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Even for scientists who have dedicated their lives to understanding gravity, the force’s relentless downward pull is sometimes a drag. Consider, for instance, the researchers who study Bose-Einstein condensates (BECs) as precise probes of fundamental physics. BECs emerge when a dilute gas of atoms is cooled close to absolute zero and begins behaving as a single, strange chunk of quantum matter—similar to how wriggling water molecules transform into a block of ice once they are chilled. These odd assemblages magnify otherwise hidden quantum-mechanical effects such as the wavelike nature of matter, making them visible at macroscales. Yet sometimes gravity’s pernicious influence can get in the way.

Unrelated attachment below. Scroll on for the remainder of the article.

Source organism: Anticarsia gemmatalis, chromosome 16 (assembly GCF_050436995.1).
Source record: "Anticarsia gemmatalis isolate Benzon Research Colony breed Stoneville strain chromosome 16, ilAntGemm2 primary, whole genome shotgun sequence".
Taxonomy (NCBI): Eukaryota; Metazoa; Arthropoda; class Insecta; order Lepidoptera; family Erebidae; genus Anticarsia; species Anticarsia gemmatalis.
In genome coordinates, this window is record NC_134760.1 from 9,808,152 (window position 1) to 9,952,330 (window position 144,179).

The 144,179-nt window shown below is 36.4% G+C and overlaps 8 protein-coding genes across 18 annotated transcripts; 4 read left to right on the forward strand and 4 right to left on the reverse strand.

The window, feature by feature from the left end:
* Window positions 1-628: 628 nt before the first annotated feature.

Earthbound escapes from gravity’s hold involve subjecting BECs to free fall, usually for short spates inside tall drop towers or airplanes flying in parabolic arcs. But the best approach is arguably to leave Earth behind, placing BECs in rockets to experience longer periods of weightless free fall in outer space. Recently, a team of physicists supported by Germany’s space agency reported on doing just that. In Nature Communications this past February, they published the results of a 2017 experiment that manufactured BECs on a millimeter-sized chip in a suborbital sounding rocket almost 300 kilometers above the planet’s surface. The BECs then crashed together in the microgravity conditions, allowing the physicists to study the collisions in exquisite detail. Their mission, MAIUS-1, was the first to successfully collide BECs in space, and it points the way toward new space-based tests of fundamental physics.

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